Some may realize just how ridiculous these mercy rules are in sports, but the Ottawa Youth Soccer League took it to a whole new level. They actually instituted a mercy rule that made teams who were winning games by 5 or more goals count as losses. They would rather have the teams pass the ball back and forth without scoring anymore additional goals to save the other kids the embarrassment. How fucking pathetic is that? Hey there Natgo out and play monkey in the middle while those Canadian boys pass that there soccer ball back and forth, eh. A loss for kicking some soccer teams ass by more than 5 points, have you seen how uncoordinated young kids are on the field. If I was in that league I would just start kicking the ball into my own net until we were losing by 6 goals, then I would go celebrate with some Orange slices, juice boxes and a slice of Maple Sugar Pie. Whatchu think aboot that d’ere situation Canada?

The best story of the mercy rule in my mind is one that took place in Dallas during the 2009 girls High School Basketball season. A private Christian school, Covenant, beat the Dallas Academy 100-0. Covenant had played a full-court press the entire game and kept taking 3-point shots and led 59-0 at halftime. Clearly the Coach lit a fire under there ass and his squad put up another 41 points in the second half while still holding the other team scoreless. Dallas Academy Coach Jeremy Civello explained that the game had turned into a lay-up drill. The Covenant guards waited to steal the ball and drive to the basket.

Civello said that Covenant “finally eased up when they got to 100 with about four minutes left,” and was proud that his team held the team to just 12 4th quarter points. Here’s the twist. Dallas Academy is a school that specializes in teaching students that struggle with learning disabilities like ADD and Dyslexia. To make it worse the High School has just 20 girls in the entire school and 8 of those girls are on the starting Varsity Basketball team that lost 100-0.

Covenant got national attention for the ass kicking their team gave those “disabled” girls. After the story broke Covenant decided they would take the high road and forfeit the crushing victory. But is it still the high road when media coverage basically forced you to. It’s like a public figure who has cheated on their spouse and pictures are posted on magazines and newsstands across the country yet they make the conscious decision to tell the truth. No jackass, you were caught, publicly tarred and feathered, now you’re sorry and ready to do the right thing.

Kyle Queal the head of Covenant said that “it is shameful and an embarrassment that this happened, a victory without honor is a great loss” continuing to explain that this game “does not reflect Christ-like and honorable approach to competition. We humbly apologize for our actions”. Covenant Head Coach Micah Grimes never made a statement and was let’s not kid ourselves, if he had the full-court press on the entire game he knew what he was doing and was Goddamn proud of his girls.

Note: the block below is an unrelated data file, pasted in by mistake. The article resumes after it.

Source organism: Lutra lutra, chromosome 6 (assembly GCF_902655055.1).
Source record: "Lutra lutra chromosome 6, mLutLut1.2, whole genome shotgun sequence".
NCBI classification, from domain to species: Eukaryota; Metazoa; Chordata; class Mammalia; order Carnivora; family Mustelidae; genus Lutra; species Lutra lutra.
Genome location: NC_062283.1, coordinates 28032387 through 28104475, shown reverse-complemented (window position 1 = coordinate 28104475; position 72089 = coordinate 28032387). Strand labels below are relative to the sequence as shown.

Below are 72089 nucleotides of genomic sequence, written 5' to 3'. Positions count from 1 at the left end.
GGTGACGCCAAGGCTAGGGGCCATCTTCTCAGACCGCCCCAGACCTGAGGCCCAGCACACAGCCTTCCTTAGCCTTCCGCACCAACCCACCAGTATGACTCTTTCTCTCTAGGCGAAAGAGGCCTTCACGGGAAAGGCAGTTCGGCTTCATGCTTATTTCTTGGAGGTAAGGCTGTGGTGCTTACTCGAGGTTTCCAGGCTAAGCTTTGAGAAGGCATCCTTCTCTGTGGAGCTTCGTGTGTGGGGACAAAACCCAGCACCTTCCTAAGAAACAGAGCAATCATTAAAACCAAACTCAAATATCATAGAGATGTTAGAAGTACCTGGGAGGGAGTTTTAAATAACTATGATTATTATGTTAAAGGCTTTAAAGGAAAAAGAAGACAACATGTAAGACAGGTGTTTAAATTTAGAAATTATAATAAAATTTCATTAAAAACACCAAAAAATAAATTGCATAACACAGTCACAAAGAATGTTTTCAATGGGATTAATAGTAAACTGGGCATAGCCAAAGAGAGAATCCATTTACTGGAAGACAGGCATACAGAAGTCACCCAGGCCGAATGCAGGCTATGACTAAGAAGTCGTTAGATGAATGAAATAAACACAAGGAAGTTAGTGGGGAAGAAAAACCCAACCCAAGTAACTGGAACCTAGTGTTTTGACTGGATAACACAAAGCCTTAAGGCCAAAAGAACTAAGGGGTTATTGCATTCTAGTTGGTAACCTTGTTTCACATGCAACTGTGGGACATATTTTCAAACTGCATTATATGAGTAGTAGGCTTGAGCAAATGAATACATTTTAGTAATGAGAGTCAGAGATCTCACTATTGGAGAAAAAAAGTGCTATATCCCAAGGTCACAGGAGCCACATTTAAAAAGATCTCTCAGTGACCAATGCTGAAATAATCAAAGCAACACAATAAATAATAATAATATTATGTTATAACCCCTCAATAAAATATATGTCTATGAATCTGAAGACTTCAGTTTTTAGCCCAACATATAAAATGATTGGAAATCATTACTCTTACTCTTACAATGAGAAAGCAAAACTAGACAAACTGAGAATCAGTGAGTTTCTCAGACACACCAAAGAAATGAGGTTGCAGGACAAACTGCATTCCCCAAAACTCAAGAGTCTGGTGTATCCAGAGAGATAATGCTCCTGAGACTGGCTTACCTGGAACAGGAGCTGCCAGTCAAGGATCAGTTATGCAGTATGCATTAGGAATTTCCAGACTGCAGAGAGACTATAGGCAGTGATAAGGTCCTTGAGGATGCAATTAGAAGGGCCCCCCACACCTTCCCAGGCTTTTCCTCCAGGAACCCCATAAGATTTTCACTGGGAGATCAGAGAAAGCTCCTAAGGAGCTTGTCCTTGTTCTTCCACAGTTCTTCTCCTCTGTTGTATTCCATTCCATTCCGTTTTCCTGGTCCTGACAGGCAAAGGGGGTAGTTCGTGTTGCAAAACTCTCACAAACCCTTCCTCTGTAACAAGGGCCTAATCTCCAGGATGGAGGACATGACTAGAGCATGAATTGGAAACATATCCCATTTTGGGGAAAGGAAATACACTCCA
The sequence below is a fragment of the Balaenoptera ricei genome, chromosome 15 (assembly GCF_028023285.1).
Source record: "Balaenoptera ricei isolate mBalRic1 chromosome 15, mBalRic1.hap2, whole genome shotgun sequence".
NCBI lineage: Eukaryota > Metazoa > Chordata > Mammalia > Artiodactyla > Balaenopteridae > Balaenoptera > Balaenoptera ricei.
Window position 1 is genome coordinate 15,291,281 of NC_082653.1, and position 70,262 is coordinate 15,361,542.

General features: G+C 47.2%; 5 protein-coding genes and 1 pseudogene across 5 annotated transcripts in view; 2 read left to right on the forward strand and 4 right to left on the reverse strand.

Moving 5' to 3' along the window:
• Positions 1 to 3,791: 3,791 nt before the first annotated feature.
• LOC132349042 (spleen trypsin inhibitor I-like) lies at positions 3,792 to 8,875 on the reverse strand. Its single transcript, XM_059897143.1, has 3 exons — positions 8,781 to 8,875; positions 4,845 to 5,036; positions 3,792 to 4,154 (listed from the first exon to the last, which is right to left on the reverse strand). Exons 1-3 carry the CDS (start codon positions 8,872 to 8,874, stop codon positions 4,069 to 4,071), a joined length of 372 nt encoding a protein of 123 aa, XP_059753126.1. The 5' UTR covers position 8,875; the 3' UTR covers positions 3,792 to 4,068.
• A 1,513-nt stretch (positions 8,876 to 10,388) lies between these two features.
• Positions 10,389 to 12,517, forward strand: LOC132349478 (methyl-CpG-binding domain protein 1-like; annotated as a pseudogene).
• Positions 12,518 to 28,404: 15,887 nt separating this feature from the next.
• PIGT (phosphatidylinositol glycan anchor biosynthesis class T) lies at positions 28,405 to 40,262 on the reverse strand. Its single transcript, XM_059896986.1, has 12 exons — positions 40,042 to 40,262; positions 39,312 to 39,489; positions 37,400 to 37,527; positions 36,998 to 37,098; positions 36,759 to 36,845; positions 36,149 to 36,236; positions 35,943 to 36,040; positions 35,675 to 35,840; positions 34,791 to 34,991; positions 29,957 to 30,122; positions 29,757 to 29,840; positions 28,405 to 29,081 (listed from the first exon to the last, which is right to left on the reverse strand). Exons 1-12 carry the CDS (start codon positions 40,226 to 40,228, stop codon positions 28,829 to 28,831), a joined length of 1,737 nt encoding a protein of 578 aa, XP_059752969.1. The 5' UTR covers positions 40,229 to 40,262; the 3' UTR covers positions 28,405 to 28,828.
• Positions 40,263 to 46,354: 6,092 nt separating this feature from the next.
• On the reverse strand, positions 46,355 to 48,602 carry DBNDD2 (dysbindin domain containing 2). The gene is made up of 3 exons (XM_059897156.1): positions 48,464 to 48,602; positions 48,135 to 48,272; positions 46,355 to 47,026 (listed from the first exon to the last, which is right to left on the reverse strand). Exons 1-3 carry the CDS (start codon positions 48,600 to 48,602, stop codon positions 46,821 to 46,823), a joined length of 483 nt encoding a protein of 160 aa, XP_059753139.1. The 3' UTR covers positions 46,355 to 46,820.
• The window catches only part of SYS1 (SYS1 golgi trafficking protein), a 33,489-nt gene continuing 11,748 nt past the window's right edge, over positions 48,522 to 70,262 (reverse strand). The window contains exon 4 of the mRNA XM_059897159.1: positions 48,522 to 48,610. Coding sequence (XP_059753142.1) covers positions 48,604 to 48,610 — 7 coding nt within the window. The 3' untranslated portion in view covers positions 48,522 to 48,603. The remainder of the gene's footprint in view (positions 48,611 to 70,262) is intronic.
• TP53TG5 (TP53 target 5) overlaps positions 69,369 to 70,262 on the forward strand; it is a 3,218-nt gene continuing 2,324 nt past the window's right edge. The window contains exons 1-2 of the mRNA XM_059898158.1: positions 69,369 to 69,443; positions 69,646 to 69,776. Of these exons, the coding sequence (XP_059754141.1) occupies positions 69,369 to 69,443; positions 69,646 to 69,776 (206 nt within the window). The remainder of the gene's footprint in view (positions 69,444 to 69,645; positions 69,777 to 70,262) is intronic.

It seems like the argument for mercy rules is to ensure the safety of the children who may be involved a lopsided match-up. I think that once again the acts of some are impacting the lives of many. If you were to poll parents about the leveling off of competition they may just agree with the side of tough love. Kids losing in sports and knowing that not every person is created equal may be an important life lesson to learn and what better way to learn that life lesson than through sports.

Youth sports have gone too far, limiting scoring, substituting players, giving everyone trophies and getting rid of individual awards. Those who excel in sports should be embraced, just like a student that flourishes in academics or the arts. Why should we shelter our children for a few years to learn an important lesson later in life? Why not prepare them sooner? I would argue that those girls who got their asses kicked learned a far greater lesson in life than those defensive players who no longer had to tackle Demias Jimerson.

Let the kids play! As long as they’re having fun it shouldn’t matter what happens in the game. If they complain about elite talent like Jimerson, blame their parents for being pussies. Because I’m nearly positive that kids are more in awe than in anger when somebody like Jimerson blazes past them on the football field. Do yourselves a favor and Youtube this kids highlight reel he will undoubtedly impress and hopefully his knees last a little longer than Madre Hills.

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Comments
  1. Mrs. says:

    It appears you are taking the moral high road on this issue, because we all know you are the biggest sore loser around. However, I agree that if you’re going to lose or win, you’d like to be doing it in a game which wasn’t leveled to your dis/advantage.

  2. td says:

    gRAPE was heRe!!